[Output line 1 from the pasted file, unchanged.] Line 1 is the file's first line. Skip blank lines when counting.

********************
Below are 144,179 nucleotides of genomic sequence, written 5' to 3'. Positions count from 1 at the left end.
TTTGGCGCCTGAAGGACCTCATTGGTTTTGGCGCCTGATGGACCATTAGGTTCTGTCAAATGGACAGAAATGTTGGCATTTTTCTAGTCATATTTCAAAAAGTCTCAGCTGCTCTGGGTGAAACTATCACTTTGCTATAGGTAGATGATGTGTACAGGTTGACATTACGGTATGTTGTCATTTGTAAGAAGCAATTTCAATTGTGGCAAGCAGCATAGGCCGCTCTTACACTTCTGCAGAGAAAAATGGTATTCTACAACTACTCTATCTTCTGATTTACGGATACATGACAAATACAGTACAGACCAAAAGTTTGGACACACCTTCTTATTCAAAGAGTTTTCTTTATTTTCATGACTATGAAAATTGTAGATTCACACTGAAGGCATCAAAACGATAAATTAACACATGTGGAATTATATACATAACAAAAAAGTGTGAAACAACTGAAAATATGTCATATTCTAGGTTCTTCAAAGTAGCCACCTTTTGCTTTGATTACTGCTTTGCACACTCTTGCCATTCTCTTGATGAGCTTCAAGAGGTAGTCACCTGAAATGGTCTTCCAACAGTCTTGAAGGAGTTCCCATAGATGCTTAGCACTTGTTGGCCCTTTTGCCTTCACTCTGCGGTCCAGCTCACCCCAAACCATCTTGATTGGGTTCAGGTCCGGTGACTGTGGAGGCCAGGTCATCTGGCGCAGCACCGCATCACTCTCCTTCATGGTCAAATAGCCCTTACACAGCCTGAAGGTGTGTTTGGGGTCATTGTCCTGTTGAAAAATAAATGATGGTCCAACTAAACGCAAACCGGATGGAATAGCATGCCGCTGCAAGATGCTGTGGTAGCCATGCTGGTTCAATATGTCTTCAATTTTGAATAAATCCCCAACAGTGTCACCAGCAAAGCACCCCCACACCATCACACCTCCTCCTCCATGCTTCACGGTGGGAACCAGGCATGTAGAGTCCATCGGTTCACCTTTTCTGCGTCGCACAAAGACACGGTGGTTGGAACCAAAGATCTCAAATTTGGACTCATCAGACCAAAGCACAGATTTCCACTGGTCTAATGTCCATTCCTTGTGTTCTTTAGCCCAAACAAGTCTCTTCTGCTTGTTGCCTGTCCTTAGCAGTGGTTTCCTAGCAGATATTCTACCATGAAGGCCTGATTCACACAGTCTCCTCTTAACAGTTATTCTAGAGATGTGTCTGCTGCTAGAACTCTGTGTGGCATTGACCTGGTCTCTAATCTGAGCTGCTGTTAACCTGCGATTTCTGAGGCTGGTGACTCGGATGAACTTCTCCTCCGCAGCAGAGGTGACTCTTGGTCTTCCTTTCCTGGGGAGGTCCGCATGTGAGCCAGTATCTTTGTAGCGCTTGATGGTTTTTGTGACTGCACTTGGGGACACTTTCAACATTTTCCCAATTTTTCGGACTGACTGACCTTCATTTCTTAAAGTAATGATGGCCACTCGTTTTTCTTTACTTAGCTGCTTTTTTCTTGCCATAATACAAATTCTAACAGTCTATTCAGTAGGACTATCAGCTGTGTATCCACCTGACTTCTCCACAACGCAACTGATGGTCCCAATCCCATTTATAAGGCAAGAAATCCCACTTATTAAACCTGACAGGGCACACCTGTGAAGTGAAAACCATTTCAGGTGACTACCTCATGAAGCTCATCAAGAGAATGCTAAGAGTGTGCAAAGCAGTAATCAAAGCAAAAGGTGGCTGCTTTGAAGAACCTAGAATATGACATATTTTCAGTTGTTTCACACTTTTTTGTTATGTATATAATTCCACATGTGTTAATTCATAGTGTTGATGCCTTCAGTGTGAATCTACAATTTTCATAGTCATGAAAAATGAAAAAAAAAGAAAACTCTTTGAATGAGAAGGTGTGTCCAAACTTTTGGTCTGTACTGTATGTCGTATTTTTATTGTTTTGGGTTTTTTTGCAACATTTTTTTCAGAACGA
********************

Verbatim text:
Below are 144,179 nucleotides of genomic sequence, written 5' to 3'. Positions count from 1 at the left end.